Jan 30, 2018

What Can Be Done To Train Better Quality Aged Care Workers? | HelloCare

Caring for the elderly is a huge responsibility, and as many aged care workers will tell you – a great honour.

It’s about giving back to people who have given so much to our society.

Aged care residents have worked hard to raise their families or build careers – they have each in their own way shaped Australia to what it is today.

As people age, they may start to require support that extends beyond what families can assist with on a long term basis.

This is where aged care facilities can provide real benefit to their communities.

Facilities face the challenge of supporting people in a safe and comfortable environment, while providing quality care for residents.

Setting the standard of care is essential to the success of facilities, however the delivery of these standards can often be difficult to ensure.

One of the most significant challenges aged care operators face is ensuring that the quality of care is consistently up to the standard that they set out to achieve.

The delivery of this service is in the hands of the staff, so having a quality team which includes experienced, competent and well-trained employees ensures better care outcomes for the elderly.

Feedback from aged care operators, along with the residents and their families, often report that the skills of newly qualified PCAs (and other staff) are below the expectations of delivering quality care.

They have the knowledge required; including showering and bathing residents, helping with mobility, moving them to prevent pressure sores and infection control. However they may lack the experience in applying these practical skills.

A key improvement needed in the quality of care is better training, mentoring and transition into the workplace. Traineeships provide the solution.

Traineeships vs Work Experience: What’s better?

Essentially there are two different ways of becoming a qualified aged care worker.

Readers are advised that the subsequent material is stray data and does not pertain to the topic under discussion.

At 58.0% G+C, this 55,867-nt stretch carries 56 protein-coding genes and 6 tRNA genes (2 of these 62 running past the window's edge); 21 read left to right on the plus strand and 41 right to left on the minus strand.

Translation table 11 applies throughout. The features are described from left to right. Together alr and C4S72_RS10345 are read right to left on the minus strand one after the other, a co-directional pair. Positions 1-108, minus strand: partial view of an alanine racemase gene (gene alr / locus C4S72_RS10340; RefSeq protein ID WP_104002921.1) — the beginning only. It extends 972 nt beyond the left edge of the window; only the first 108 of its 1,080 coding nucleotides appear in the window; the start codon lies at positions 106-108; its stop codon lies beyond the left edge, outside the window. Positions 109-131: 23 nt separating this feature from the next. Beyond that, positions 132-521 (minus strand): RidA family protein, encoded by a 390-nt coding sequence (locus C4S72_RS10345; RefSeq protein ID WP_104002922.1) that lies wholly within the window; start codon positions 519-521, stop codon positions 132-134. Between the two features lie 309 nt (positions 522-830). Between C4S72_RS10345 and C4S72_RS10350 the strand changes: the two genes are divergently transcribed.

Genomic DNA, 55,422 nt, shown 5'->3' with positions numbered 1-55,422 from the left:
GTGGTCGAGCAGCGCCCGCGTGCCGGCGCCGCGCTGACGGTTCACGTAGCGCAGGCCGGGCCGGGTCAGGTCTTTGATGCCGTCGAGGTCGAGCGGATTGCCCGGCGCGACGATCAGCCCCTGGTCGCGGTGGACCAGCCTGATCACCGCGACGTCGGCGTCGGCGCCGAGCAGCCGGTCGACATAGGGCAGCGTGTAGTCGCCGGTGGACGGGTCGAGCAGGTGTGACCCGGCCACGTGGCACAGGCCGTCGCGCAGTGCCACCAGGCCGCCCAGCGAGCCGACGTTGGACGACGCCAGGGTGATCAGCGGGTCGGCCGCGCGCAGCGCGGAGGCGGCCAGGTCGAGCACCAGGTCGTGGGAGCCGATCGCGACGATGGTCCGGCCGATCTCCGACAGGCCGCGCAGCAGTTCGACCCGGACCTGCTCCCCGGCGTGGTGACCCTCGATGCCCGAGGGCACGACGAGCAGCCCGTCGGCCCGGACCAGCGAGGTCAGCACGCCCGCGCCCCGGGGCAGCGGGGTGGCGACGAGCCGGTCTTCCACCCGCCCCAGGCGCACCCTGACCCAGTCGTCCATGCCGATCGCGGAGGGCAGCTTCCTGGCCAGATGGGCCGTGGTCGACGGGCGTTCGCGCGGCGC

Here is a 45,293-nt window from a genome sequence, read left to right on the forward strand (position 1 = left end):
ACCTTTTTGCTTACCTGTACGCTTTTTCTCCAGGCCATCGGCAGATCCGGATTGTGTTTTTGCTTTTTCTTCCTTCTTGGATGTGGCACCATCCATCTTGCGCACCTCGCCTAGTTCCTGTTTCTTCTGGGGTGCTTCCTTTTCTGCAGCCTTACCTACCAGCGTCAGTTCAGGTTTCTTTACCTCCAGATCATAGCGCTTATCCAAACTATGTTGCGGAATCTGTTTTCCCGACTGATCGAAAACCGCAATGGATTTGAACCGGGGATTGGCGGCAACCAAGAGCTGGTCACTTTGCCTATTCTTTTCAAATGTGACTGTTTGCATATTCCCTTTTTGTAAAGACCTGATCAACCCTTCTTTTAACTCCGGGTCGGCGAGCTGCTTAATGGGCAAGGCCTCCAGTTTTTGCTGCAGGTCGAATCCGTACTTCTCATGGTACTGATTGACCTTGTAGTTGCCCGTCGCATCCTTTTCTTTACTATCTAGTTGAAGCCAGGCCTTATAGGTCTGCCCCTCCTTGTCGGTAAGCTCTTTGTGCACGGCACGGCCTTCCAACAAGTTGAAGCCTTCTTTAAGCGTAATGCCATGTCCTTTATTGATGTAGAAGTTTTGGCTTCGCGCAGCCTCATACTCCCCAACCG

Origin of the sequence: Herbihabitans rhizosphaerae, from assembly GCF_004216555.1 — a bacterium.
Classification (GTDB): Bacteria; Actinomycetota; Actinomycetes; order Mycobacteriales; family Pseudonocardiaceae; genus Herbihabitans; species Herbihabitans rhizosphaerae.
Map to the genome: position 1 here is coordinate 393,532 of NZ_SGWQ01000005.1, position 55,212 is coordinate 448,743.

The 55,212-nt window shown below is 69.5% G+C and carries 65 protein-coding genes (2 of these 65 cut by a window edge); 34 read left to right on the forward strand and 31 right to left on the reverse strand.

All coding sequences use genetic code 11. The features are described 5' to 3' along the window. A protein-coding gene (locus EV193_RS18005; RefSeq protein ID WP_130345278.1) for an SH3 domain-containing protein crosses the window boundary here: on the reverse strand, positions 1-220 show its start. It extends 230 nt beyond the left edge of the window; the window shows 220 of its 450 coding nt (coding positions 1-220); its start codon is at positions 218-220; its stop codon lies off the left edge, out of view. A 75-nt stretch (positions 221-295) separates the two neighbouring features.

The more traditional route is applying directly with a registered training organisation (RTO) and completing a Certificate III in Aged Care.

Afterwards, a student would most likely have to do volunteer work in order to gain “work place experience” – generally this ends up being a little more than two weeks of full time work.

This normally happens at the end of a course, and it doesn’t guarantee the student a job where they are volunteering.

The other options is traineeships – which is what MAS National offers.

MAS National students work with an employer from the start, where once a week the student devotes a couple of hours to do their study while they work.

This allows the student to learn new skills and gain knowledge as they complete their study,  which they are then able to practice in following shifts with an employer.

This ends up being more than six and half times more work experience and more application of the skills that the student is learning throughout their studies.

And the benefit for the student is that they are being paid and employed for that time.

The key difference, and benefit, is that students are working with an employer while they are doing their studies and getting their qualification over a period of time.

MAS National advocates on the behalf of the student and the aged care provider to make sure quality care is delivered and future aged care workers enter the workforce with the right skills and practice.